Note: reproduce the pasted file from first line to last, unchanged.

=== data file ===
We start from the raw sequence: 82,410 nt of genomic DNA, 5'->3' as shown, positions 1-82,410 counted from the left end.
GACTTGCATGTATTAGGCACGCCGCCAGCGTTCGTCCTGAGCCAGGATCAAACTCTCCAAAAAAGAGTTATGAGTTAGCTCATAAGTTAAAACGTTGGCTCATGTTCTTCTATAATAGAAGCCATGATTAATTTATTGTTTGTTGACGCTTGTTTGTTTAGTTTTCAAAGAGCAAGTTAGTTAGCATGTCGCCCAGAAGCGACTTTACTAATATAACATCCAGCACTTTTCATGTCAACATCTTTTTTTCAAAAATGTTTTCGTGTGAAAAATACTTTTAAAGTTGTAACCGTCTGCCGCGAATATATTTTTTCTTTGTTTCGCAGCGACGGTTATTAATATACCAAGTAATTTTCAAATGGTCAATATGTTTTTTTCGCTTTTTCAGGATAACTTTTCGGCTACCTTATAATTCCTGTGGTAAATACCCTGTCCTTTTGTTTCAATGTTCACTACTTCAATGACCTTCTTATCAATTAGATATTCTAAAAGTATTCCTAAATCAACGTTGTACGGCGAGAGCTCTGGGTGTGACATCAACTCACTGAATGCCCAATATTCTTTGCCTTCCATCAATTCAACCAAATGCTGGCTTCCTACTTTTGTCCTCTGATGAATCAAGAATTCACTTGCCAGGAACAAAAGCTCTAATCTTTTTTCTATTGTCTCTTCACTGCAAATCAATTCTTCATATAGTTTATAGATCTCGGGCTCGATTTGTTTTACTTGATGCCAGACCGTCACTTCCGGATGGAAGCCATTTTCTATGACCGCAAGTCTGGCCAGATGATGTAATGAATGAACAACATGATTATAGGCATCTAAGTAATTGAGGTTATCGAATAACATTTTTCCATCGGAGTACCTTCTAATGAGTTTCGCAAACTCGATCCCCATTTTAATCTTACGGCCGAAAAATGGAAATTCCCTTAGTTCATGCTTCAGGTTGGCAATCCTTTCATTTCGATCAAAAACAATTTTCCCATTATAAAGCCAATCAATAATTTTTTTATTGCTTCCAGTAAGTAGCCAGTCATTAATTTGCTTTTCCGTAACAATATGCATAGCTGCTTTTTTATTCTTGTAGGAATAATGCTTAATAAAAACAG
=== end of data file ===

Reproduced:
We start from the raw sequence: 82,410 nt of genomic DNA, 5'->3' as shown, positions 1-82,410 counted from the left end.
GACTTGCATGTATTAGGCACGCCGCCAGCGTTCGTCCTGAGCCAGGATCAAACTCTCCAAAAAAGAGTTATGAGTTAGCTCATAAGTTAAAACGTTGGCTCATGTTCTTCTATAATAGAAGCCATGATTAATTTATTGTTTGTTGACGCTTGTTTGTTTAGTTTTCAAAGAGCAAGTTAGTTAGCATGTCGCCCAGAAGCGACTTTACTAATATAACATCCAGCACTTTTCATGTCAACATCTTTTTTTCAAAAATGTTTTCGTGTGAAAAATACTTTTAAAGTTGTAACCGTCTGCCGCGAATATATTTTTTCTTTGTTTCGCAGCGACGGTTATTAATATACCAAGTAATTTTCAAATGGTCAATATGTTTTTTTCGCTTTTTCAGGATAACTTTTCGGCTACCTTATAATTCCTGTGGTAAATACCCTGTCCTTTTGTTTCAATGTTCACTACTTCAATGACCTTCTTATCAATTAGATATTCTAAAAGTATTCCTAAATCAACGTTGTACGGCGAGAGCTCTGGGTGTGACATCAACTCACTGAATGCCCAATATTCTTTGCCTTCCATCAATTCAACCAAATGCTGGCTTCCTACTTTTGTCCTCTGATGAATCAAGAATTCACTTGCCAGGAACAAAAGCTCTAATCTTTTTTCTATTGTCTCTTCACTGCAAATCAATTCTTCATATAGTTTATAGATCTCGGGCTCGATTTGTTTTACTTGATGCCAGACCGTCACTTCCGGATGGAAGCCATTTTCTATGACCGCAAGTCTGGCCAGATGATGTAATGAATGAACAACATGATTATAGGCATCTAAGTAATTGAGGTTATCGAATAACATTTTTCCATCGGAGTACCTTCTAATGAGTTTCGCAAACTCGATCCCCATTTTAATCTTACGGCCGAAAAATGGAAATTCCCTTAGTTCATGCTTCAGGTTGGCAATCCTTTCATTTCGATCAAAAACAATTTTCCCATTATAAAGCCAATCAATAATTTTTTTATTGCTTCCAGTAAGTAGCCAGTCATTAATTTGCTTTTCCGTAACAATATGCATAGCTGCTTTTTTATTCTTGTAGGAATAATGCTTAATAAAAACAG